Try this. Use an iPad for an hour; then jump to Windows 8 touch. It's a bumpy switch.
Windows 8, at times, strikes me as Windows 7 touch with a Metro splash-screen bolted on. (Yes, there were Windows 7 touch laptops -- I've used them).
Here's the short version of what I'll write below: Aside from the browser and some interesting touch-based transitions done from the sides of the screen, for me, Windows 8 is pretty much Windows 7. (Albeit a Windows 7 with a lot of the useful stuff stripped out or unnecessarily rejiggered.)
Try this. Open Word; then try to do something with touch. It requires unerring finger precision. Which means it's better done with a mouse and keyboard.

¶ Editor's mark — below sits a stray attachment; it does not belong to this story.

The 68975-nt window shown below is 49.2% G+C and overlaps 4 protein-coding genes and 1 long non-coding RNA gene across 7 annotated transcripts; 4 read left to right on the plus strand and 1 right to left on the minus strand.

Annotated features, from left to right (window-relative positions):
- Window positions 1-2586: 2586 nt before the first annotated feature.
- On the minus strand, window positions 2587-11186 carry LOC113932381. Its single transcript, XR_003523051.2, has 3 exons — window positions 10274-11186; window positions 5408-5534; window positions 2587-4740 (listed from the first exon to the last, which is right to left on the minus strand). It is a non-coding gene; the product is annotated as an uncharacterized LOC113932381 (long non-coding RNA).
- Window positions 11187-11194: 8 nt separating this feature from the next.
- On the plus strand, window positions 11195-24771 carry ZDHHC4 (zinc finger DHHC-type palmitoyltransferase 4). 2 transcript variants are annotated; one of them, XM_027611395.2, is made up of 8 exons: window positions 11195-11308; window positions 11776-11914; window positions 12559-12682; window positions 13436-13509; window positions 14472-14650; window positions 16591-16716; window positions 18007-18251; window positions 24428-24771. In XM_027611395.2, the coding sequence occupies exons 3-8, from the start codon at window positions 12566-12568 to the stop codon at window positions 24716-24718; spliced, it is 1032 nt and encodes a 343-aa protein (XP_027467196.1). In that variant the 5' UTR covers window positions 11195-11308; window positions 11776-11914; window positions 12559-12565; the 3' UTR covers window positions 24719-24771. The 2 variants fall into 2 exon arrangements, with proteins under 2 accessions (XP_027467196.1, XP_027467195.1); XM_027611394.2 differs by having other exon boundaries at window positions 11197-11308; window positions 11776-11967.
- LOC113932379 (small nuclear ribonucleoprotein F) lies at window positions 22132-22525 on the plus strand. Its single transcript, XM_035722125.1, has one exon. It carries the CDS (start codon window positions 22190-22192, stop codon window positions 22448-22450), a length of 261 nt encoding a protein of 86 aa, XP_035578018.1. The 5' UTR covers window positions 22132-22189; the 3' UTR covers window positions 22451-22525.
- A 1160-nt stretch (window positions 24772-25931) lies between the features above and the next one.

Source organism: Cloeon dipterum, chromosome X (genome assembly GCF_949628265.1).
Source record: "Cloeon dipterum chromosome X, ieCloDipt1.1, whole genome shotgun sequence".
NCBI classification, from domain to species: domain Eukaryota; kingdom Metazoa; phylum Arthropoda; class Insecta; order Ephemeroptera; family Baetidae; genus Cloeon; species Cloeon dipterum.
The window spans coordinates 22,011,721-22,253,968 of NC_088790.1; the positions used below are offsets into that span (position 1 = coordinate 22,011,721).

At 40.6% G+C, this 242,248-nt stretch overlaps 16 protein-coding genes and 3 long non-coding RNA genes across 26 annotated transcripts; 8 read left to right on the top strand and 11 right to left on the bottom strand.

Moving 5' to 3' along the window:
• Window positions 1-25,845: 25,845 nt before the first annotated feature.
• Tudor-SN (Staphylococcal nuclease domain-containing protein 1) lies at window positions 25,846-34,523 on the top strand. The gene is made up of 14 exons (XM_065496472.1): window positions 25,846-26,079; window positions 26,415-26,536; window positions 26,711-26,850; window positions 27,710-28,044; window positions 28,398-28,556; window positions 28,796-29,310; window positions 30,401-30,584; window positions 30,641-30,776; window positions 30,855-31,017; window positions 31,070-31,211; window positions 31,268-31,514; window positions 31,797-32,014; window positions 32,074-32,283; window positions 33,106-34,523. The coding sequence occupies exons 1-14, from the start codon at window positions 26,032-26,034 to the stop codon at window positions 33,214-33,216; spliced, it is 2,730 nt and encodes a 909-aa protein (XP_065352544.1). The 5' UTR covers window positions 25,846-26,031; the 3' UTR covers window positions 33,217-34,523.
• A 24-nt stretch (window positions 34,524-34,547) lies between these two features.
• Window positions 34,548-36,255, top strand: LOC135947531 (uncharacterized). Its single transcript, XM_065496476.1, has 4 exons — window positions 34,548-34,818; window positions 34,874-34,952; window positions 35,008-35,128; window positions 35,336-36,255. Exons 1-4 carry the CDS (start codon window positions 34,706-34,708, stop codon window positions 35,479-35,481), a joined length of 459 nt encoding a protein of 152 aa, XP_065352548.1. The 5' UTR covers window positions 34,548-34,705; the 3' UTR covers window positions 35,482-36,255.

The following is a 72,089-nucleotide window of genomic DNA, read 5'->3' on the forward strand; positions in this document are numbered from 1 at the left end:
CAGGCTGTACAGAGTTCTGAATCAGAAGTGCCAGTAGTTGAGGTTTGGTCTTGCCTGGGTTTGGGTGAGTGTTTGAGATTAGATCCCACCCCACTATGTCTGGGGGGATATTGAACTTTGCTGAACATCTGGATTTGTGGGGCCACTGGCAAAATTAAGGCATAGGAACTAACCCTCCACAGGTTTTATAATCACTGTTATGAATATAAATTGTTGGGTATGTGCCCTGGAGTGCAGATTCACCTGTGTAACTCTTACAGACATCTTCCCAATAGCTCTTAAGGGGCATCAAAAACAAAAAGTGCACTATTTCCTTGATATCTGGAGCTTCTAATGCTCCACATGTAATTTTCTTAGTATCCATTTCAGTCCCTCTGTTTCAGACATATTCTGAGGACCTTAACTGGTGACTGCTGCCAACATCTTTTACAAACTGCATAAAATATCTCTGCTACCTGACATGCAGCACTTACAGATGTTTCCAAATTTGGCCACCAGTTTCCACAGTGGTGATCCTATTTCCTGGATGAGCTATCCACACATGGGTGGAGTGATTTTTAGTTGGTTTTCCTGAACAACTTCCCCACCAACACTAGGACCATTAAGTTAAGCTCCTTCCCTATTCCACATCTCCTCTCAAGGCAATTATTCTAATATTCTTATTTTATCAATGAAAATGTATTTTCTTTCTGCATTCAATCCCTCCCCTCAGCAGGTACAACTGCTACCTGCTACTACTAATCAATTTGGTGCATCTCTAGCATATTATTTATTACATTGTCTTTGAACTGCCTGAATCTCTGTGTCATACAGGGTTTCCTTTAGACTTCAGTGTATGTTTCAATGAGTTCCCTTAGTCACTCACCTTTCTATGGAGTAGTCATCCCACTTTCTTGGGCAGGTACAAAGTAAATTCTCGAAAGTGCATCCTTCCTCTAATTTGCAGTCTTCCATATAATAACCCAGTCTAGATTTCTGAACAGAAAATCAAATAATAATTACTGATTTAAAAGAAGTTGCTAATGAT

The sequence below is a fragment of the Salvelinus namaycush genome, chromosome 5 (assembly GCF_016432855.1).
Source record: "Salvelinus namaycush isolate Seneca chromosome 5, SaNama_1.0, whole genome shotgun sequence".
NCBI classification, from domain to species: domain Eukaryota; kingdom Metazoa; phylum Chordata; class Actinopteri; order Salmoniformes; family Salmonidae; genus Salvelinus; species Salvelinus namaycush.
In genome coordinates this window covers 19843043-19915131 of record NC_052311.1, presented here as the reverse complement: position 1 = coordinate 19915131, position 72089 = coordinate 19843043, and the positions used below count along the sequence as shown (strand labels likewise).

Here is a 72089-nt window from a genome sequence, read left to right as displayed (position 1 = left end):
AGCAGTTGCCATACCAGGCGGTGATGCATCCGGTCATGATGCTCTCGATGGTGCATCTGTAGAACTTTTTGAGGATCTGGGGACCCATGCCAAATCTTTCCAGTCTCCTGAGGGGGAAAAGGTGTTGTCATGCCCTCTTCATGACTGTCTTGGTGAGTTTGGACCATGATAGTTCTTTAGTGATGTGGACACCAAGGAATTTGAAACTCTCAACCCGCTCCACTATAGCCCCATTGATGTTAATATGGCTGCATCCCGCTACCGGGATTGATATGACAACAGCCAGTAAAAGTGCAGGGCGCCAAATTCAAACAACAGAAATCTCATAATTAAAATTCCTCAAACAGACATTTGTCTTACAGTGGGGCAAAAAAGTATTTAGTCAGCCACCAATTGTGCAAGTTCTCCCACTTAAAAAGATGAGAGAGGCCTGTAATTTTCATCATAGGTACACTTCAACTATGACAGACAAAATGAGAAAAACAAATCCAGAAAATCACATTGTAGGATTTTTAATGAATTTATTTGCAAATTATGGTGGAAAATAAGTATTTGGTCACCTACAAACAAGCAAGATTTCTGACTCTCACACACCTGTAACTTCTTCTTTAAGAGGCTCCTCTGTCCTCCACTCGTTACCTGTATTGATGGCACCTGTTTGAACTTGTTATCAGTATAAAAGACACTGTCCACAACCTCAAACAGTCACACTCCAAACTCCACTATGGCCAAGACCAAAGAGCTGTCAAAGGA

Metro needs more stickiness -- I spend almost no time there -- or Desktop needs better touch.
Which leads me to what's good about Surface. If you look at it as a thin, lightweight laptop that happens to have a touch screen, then it begins to make sense. And Panos Panay, the guy who heads Microsoft's Surface Pro business, said as much last month.
"This should be the fastest PC you pick up. Period.... It was designed as a PC," he said.
I certainly agree with that. Surface Pro is a good laptop waiting for a future version of Windows 8 to make it a great touch device.
Surface Pro is a good laptop. I'm not wowed by the touch experience.